Bug 39819 - [avr] Missed optimisation when setting 4-byte values
[avr] Missed optimisation when setting 4-byte values
Status: RESOLVED WONTFIX
Product: gcc
Classification: Unclassified
Component: target
4.3.2
: P3 normal
: ---
Assigned To: Not yet assigned to anyone
: missed-optimization
Depends on:
Blocks:
  Show dependency treegraph
 
Reported: 2009-04-19 21:09 UTC by David Brown
Modified: 2011-07-02 21:23 UTC (History)
3 users (show)

See Also:
Host:
Target: avr-*-*
Build:
Known to work: 4.6.1
Known to fail: 4.3.2
Last reconfirmed: 2009-08-21 19:28:03


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Description David Brown 2009-04-19 21:09:38 UTC
avr-gcc misses a number of optimisations when copying 4-byte values or assigning a single byte value to 4 byte values.  The issue actually applies to other sized values as well, but since 4 byte values are common (such as for 32-bit ints, and for floats) the issue is especially relevant.

In summary, the compiler tends to produce code that is either a series of direct memory accesses, or uses indirect access (through Z) in a loop.  A better choice would often be to set up Z as a pointer, then unroll the indirect pointer loop.

All code was compiled using avr-gcc 4.3.2 from winavr-20090313, using -Os.

Look at the code:

typedef unsigned char uint8_t;
typedef unsigned long int uint32_t;

static uint8_t as[4];
static uint8_t bs[4];

void foo1(void) {
	for (uint8_t i = 0; i < sz; i++) {
		bs[i] = as[1];
	}
}

void foo2(void) {
	for (uint8_t i = 0; i < sz; i++) {
		*(bs + i) = *(as + 1);
	}
}

foo1 compiles to:

lds r24, as+1
sts bs, r24
sts bs+1, r24
sts bs+2, r24
sts bs+3, r24
ret

Excluding the "ret", this is 10 words and 10 cycles.

foo2 is logically identical (array access and pointer access are the same thing), but compiles to:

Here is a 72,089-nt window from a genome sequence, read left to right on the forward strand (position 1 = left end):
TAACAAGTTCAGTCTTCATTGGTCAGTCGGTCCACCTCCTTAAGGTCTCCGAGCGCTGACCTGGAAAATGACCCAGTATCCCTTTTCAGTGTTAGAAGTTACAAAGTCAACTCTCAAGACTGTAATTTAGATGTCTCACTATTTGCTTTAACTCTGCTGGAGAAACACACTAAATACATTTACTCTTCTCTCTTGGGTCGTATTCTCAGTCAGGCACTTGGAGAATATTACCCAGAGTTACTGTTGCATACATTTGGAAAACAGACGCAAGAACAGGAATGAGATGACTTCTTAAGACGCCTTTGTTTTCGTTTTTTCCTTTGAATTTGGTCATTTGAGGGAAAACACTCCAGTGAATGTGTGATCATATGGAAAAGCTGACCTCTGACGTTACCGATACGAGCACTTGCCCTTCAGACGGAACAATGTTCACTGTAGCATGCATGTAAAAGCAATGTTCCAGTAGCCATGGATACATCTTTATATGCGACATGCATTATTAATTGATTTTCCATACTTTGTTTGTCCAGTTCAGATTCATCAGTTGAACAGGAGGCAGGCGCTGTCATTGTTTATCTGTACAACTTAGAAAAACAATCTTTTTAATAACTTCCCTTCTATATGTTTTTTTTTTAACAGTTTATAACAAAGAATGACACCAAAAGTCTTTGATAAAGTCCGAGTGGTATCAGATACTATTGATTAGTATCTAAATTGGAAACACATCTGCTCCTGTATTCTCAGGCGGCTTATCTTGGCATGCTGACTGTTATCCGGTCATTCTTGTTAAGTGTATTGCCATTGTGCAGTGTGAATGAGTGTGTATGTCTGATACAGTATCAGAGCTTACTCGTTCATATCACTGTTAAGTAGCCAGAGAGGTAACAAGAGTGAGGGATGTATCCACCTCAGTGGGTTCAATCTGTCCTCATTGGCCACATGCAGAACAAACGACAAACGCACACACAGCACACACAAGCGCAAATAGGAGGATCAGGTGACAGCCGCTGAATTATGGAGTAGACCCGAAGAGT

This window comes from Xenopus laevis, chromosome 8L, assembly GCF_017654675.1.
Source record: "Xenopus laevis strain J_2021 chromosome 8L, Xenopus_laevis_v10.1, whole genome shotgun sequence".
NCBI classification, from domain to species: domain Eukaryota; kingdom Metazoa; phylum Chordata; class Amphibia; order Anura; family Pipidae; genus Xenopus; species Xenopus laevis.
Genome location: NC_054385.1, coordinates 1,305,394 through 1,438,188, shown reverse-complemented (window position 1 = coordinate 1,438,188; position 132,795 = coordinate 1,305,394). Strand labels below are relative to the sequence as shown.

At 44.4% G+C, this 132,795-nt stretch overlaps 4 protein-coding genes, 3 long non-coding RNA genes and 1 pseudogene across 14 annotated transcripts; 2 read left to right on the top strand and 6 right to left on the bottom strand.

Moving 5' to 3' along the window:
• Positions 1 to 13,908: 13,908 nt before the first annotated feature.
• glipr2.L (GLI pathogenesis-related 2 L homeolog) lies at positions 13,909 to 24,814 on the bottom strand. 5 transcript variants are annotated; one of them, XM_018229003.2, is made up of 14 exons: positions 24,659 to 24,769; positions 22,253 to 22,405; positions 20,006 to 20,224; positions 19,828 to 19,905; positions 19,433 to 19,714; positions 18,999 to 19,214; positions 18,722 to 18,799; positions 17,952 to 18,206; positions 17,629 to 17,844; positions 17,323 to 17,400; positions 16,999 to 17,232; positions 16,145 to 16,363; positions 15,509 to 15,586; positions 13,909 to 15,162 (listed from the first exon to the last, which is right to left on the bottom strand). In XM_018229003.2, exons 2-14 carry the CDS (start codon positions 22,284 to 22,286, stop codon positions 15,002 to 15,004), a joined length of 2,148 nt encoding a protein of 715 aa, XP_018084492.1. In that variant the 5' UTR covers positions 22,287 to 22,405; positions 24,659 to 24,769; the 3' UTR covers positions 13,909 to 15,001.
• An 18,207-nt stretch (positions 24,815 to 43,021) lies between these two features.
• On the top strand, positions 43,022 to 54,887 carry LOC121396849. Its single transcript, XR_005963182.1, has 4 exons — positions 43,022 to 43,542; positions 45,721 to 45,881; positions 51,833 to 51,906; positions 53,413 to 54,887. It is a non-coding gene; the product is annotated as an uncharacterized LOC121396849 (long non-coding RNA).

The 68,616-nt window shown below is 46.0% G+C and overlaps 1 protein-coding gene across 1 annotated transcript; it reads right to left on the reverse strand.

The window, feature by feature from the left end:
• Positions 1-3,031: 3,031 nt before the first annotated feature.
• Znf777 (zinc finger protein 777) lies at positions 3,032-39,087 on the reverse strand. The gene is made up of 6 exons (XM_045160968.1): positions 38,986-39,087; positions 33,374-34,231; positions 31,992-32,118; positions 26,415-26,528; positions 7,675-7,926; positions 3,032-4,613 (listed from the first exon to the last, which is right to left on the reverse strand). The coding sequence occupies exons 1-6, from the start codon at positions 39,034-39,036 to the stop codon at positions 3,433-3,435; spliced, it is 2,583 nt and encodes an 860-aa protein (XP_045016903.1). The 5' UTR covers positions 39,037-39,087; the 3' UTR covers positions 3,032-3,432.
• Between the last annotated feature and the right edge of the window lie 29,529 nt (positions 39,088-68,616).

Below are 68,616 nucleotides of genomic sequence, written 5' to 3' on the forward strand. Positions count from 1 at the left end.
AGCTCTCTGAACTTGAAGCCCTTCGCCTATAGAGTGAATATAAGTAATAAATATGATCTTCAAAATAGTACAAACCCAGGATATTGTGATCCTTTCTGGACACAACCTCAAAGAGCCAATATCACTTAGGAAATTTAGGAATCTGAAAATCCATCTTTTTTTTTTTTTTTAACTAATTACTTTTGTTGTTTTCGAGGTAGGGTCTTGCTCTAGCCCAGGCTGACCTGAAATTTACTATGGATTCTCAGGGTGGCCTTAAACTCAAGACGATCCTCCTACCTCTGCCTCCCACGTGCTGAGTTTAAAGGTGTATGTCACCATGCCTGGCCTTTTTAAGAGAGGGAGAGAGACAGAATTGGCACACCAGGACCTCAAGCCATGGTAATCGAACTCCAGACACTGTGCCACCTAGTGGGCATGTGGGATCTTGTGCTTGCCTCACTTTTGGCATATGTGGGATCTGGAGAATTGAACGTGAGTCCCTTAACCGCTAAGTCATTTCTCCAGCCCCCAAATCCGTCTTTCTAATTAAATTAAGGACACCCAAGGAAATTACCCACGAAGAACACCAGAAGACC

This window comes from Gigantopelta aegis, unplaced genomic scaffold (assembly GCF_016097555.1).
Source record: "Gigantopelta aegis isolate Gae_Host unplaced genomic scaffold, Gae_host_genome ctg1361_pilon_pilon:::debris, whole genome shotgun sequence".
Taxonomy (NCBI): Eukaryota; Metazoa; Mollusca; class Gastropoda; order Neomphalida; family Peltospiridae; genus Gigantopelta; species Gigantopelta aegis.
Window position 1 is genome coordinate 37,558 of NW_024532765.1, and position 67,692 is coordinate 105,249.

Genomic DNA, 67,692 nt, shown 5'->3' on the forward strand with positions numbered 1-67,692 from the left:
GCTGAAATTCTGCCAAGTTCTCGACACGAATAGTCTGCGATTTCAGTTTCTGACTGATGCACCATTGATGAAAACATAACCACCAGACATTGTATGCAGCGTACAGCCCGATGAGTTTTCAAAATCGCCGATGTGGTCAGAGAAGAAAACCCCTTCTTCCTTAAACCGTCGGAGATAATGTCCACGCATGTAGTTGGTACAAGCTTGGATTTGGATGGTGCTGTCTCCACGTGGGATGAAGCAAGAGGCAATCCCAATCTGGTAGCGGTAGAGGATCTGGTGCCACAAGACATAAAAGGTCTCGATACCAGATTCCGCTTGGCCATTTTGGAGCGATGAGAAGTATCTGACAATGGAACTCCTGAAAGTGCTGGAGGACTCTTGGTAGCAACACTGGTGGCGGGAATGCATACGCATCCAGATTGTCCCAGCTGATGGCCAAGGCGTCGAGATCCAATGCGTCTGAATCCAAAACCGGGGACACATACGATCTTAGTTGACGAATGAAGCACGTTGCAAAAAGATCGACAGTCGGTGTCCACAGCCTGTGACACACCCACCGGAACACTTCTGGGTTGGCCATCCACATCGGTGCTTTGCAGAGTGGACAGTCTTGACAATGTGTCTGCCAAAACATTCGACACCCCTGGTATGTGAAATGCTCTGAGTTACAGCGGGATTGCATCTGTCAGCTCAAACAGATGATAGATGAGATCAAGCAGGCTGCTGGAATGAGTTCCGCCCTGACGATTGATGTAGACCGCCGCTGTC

lds r24, as+1
ldi r30, lo8(bs)
ldi r31, hi8(bs)
.L1:
st Z+, r24
ldi r25, hi8(bs+4)
cpi r30, lo8(bs+4)
cpc r31, r25
brne L1
ret

Excluding the "ret", this is 9 words and 31 cycles (27 on the XMega).  Hoisting the "ldi r25, hi8(bs+4)" above the label would save four cycles.

An implementation that is smaller than both of these, and slightly slower on the Mega and slightly faster on the XMega, is:

lds r24, as+1
ldi r30, lo8(bs)
ldi r31, hi8(bs)
st Z+, r24
st Z+, r24
st Z+, r24
st Z+, r24
ret

Excluding the "ret" this is 8 words, and 12 cycles (8 on the XMega).


For the code:

static uint32_t al, bl;
static float af;

void foo3(void) {
	al = 0;
}

void foo4(void) {
	af = 0;
}

we get:

foo3:
sts al, __zero_reg__
sts (al)+1, __zero_reg__
sts (al)+2, __zero_reg__
sts (al)+3, __zero_reg__
ret

That's 8 words and 8 cycles (plus "ret").  Using

ldi r30, lo8(bs)
ldi r31, hi8(bs)
st Z+, __zero_reg__
st Z+, __zero_reg__
st Z+, __zero_reg__
st Z+, __zero_reg__
ret

Gives 6 words and 10 cycles, or 6 cycles on the XMega (plus "ret")

Function foo4() should of course give the same code, but instead compiles to the very inefficient:

foo4:
ldi r24, lo8(0x00)
ldi r25, hi8(0x00)
ldi r26, hlo8(0x00)
ldi r27, hhi8(0x00)
sts af, __zero_reg__
sts (af)+1, __zero_reg__
sts (af)+2, __zero_reg__
sts (af)+3, __zero_reg__
ret

That's 12 words and 12 cycles, and uses 4 registers unnecessarily.


Similar code is produced when copying values:

void foo5(void) {
	al = bl;
}

compiles to:

foo5:
lds r24, bl
lds r25, (bl) + 1
lds r26, (bl) + 2
lds r27, (bl) + 3
sts al, r24
sts (al) + 1, r25
sts (al) + 2, r26
sts (al) + 3, r27

Using the Z and either X or Y pointers would make this code slightly smaller but marginally slower on the Mega (and marginally faster on the XMega).  Even without that, re-arranging the code would allow a single register to be used rather than four.

ret
Comment 1 Eric Weddington 2009-08-21 19:28:03 UTC
Confirmed on 4.3.2.
Comment 2 Georg-Johann Lay 2011-07-02 21:23:59 UTC
Closed as WONTFIX.

Compiled the following code in 4.6.1, -std=c99 -mmcu=atmega88 -Os

typedef unsigned char uint8_t;
typedef unsigned long int uint32_t;

uint8_t as[4];
uint8_t bs[4];
static const uint8_t sz = 4;

void foo1(void) {
    for (uint8_t i = 0; i < sz; i++) {
        bs[i] = as[1];
    }
}

void foo2(void) {
    for (uint8_t i = 0; i < sz; i++) {
        *(bs + i) = *(as + 1);
    }
}

The result is:

foo1:
	lds r24,as+1
	sts bs,r24
	sts bs+1,r24
	sts bs+2,r24
	sts bs+3,r24
	ret

foo2:
	lds r24,as+1
	sts bs,r24
	sts bs+1,r24
	sts bs+2,r24
	sts bs+3,r24
	ret

So the difference has gone.